Anytime I mention that my love language is physical touch — it’s assumed that I feel loved through sex. But the love language of physical touch is more than that.
While sex is an important aspect of marriage, physical touch communicates meaningful expressions of love.
In fact, two of my three kids have the same love language I do. Our primary love language is physical touch and quality time together.
What Are Love Languages?
The 5 Love Languages: The Secret to Love that Lasts by Gary Chapman became a New York Times #1 bestseller in the early 1990s and has remained popular for its timeless wisdom, practical help, and how it helps us become better at loving those in our family.
Written for married couples, the book and its tips have expanded to help parents understand their children as well.
This book explores the ways people give and receive love. He explains how many of the misunderstandings and problems that arise in marriage is because we don’t know how to communicate love to our spouse.
While words of affirmation may make one spouse feel good, quality time might be the other’s love language. Through his book, individuals in relationships learn to communicate in their partner’s love language, they can strengthen their bond by keeping each other’s “love tank” full of fuel.
These five categories are how we all express our love for another and how we need to receive love. In the book, Chapman suggests that everyone receives love in at least one of five ways:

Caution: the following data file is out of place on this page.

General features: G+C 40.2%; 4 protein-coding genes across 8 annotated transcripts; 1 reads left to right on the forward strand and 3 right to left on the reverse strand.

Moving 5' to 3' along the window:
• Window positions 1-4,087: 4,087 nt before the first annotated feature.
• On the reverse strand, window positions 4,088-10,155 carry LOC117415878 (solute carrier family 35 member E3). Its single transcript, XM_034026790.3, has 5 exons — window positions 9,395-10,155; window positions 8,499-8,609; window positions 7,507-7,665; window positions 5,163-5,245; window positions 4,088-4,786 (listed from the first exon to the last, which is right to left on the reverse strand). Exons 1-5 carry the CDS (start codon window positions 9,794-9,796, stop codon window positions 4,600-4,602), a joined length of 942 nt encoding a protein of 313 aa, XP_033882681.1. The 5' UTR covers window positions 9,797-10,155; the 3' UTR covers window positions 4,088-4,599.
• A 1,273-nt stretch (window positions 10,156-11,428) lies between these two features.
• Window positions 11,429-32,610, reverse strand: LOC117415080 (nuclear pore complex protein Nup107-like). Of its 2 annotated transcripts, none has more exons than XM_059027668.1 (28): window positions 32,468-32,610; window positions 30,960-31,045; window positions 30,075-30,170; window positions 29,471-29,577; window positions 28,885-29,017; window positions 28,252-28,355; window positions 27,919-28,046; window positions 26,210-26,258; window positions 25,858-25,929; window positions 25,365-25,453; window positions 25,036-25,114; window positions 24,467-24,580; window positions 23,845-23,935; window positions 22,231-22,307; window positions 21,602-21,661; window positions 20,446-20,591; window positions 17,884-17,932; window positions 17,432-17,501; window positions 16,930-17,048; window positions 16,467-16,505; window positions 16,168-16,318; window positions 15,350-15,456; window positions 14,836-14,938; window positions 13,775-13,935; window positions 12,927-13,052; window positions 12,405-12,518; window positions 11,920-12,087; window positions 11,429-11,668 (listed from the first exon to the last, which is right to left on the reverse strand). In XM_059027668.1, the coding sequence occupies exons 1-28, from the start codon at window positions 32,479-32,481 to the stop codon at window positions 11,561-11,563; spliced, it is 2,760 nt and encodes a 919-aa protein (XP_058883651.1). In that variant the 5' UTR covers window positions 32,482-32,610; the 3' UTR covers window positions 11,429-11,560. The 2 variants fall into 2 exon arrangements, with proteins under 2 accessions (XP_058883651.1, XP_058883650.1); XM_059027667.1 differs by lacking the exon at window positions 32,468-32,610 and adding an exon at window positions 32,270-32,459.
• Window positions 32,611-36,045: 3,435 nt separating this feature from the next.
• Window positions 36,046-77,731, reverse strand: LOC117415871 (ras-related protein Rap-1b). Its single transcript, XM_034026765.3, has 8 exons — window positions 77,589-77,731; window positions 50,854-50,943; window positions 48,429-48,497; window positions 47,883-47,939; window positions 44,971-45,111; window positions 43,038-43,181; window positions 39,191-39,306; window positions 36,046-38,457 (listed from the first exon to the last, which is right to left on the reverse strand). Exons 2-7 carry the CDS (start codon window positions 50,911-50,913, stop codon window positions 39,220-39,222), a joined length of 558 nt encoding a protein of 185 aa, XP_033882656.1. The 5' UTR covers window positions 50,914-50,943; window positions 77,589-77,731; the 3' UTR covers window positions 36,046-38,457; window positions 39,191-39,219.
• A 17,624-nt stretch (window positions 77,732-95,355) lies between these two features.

1. Quality time: Giving your partner your undivided attention like going on a date or going for walks. It’s all about giving the other person your attention.
2. Physical touch: People who have physical touch as their primary love language have a deep-felt need for appropriate touch.
3. Words of affirmation: This love language means these people need to hear how much they are loved, cherished, and appreciated.
4. Acts of service: For these people, the phrase, “Actions speak louder than words,” equals love.
5. Gifts: For some people, what makes them feel loved and cherished is to receive a gift.
The Gift of Physical Touch
Physical touch is more than sex. People who have this as their primary love language express and receive love through hugging, cuddling, holding hands, a back rub, or any other kind of touch that is appropriate in the moment.
Physical touch is the most direct way to communicate love. It is essential for the health and well-being of every human being.
Experts say the first hour of a child’s life is crucial to have skin-to-skin contact. This helps regulate their heart rate, temperature, and breathing. At the same time, a mother’s hormones are regulated as well. As the infant grows, physical touch boosts early child development.
Other studies have proven how detrimental physical touch is through intuitional isolation that is prevalent in orphanages around the world. These children often grow up in environments where touch and emotional engagement are lacking.
Many children who have not had ample physical and emotional attention are at higher risk for behavioral, emotional, and social problems. It’s clear, God created physical touch to be a powerful force of love.
What Is the Love Language of Physical Touch?